Compassion: Conceptualisations, Research, and Use in Psychotherapy

Compassion: Conceptualisations, Research, and Use in Psychotherapy

Compassion: Conceptualisations, Research, and Use in Psychotherapy

Compassion: Conceptualisations, Research, and Use in Psychotherapy


What is compassion, how does it affect the quality of our lives and how can we develop compassion for ourselves and others? Humans are capable of extreme cruelty but also considerable compassion. Often neglected in Western psychology, this book looks at how compassion may have evolved, and is linked to various capacities such as sympathy, empathy, forgiveness and warmth. Exploring the effects of early life experiences with families and peers, this book outlines how developing compassion for self and others can be key to helping people change, recover and develop ways of living that increase well-being. Focusing on the multi-dimensional nature of compassion, international contributors: * explore integrative evolutionary, social constructivist, cognitive and Buddhist approaches to compassion * consider how and why cruelty can flourish when our capacities for compassion are turned off, especially in particular environments * focus on how therapists bring compassion into their therapeutic relationship, and examine its healing effects * describe how to help patients develop inner warmth and compassion to help alleviate psychological problems. Compassion provides detailed outlines of interventions that are of particular value to psychotherapists and counsellors interested in developing compassion as a therapeutic focus in their work. It is also of value to social scientists interested in pro-social behaviour, and those seeking links between Buddhist and Western psychology.


Paul Gilbert

The book explores the psychology of compassion. Although it has been long neglected in Western psychology, Eastern traditions have viewed compassion as central to liberating our minds from the power of destructive emotions such as fear, anger, envy and vengeance (Goleman, 2003). Compassion not only is a process that underpins the building of prosocial relationships with others, but also has great potential to heal our minds and bodies. In Buddhist traditions, compassion is linked to metta or loving-kindness. This form of loving is not linked to 'desire' for the other or seeking attachments. Salzberg (1995) says that metta comes from two words meaning 'gentle' and 'friend' (p. 24). Compassion (which is an element of loving-kindness) involves being open to the suffering of self and others, in a non-defensive and non-judgemental way. Compassion also involves a desire to relieve suffering, cognitions related to understanding the causes of suffering, and behaviours - acting with compassion. Hence, it is from a combination of motives, emotions, thoughts and behaviours that compassion emerges.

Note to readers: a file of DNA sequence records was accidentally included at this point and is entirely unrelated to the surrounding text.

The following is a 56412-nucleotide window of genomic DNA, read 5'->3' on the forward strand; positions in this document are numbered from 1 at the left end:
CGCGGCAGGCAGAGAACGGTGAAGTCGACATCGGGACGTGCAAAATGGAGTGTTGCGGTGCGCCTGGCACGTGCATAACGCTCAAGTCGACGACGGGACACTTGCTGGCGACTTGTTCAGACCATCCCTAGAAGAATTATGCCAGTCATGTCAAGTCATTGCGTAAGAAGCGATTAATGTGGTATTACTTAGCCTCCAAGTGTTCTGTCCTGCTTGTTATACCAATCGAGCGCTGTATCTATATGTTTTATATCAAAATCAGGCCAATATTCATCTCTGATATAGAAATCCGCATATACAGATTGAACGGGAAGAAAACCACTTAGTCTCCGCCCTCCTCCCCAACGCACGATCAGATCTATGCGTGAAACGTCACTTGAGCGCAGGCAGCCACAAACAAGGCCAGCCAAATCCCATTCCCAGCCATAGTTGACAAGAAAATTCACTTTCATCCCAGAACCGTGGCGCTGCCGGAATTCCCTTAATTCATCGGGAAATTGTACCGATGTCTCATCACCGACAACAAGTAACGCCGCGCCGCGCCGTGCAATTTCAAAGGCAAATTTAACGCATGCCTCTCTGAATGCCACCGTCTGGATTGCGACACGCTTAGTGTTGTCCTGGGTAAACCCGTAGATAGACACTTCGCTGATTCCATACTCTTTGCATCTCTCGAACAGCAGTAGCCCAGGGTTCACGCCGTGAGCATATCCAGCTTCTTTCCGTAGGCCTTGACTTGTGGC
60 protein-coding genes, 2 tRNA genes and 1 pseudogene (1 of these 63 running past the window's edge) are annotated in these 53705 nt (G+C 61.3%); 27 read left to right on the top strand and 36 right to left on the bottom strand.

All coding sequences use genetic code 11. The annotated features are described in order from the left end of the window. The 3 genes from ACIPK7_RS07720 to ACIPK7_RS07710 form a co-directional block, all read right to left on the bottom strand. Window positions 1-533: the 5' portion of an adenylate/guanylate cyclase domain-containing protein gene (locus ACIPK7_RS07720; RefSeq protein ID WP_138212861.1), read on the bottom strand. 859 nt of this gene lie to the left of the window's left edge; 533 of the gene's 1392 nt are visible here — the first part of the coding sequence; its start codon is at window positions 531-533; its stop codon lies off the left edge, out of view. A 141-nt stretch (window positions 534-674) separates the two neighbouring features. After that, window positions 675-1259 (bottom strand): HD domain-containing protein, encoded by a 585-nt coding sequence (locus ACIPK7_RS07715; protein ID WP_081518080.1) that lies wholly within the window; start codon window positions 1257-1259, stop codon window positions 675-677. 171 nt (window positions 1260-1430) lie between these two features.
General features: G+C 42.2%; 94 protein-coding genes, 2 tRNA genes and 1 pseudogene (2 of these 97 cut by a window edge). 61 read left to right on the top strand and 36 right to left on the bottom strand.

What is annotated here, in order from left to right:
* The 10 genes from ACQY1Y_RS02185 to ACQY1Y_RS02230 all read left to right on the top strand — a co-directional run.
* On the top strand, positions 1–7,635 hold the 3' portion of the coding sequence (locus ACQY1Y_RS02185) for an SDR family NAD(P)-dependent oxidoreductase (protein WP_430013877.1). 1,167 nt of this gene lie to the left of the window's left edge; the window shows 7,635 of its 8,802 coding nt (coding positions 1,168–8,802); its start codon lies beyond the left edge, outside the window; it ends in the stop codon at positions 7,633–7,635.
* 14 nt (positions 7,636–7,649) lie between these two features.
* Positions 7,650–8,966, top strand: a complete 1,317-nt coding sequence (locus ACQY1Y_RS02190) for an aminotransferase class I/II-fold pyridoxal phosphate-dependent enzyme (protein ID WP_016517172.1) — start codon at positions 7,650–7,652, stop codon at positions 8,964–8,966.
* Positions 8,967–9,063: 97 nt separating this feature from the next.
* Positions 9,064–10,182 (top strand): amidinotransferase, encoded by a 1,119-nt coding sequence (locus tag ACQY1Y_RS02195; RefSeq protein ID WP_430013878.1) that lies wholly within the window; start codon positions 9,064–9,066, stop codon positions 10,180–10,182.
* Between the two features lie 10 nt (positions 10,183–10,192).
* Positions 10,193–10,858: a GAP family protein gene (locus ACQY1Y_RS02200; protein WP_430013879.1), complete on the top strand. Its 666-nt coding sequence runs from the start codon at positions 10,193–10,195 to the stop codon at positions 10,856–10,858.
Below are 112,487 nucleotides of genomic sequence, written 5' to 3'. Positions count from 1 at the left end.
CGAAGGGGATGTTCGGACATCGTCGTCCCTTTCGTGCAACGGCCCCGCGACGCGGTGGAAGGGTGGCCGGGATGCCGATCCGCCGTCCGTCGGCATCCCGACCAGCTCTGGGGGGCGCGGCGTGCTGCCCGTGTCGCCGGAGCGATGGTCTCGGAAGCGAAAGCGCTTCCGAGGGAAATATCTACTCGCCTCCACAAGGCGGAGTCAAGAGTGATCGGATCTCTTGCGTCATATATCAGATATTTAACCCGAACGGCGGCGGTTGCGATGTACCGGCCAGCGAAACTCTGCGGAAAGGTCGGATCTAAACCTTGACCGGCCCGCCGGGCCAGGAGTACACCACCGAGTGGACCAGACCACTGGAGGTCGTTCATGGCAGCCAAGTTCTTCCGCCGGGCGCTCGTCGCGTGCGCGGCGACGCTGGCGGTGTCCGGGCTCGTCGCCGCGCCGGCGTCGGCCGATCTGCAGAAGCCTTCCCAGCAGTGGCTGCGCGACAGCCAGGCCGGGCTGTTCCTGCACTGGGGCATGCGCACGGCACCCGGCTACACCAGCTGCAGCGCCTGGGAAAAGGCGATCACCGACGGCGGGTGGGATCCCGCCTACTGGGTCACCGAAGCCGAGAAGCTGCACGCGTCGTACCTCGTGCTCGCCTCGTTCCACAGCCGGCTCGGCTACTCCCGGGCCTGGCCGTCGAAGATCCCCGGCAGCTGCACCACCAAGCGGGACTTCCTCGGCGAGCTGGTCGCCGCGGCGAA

The great insights of the Buddha were basic observations on life and are illuminated in the four noble truths (Walpola Sri Rahula, 1959/1997). These are that life is full of threats and suffering (or dukkha - sometimes translated as dis-ease). All sentient beings seek to be free of suffering (dukkha). However, many of our ways of trying to reduce threats and relieve ourselves of suffering and distress, such as seeking the love/approval of other humans, fame, glory, sex or wealth, may offer only temporary comforts (all things are impermanent). Moreover, they can leave us worse off because we can come to crave these things, fear their loss, and in pursuing them we can distort our sense of self and create envy and suffering for others. The Buddha argued that to 'become enlightened' and create an inner state of 'being at peaceful happiness' was to come to see through these 'illusions or afflictions' by training the mind. Cultivating loving-kindness and compassion for self and others was a path to the release from suffering for all.

It has probably only been over the past century or so that Western

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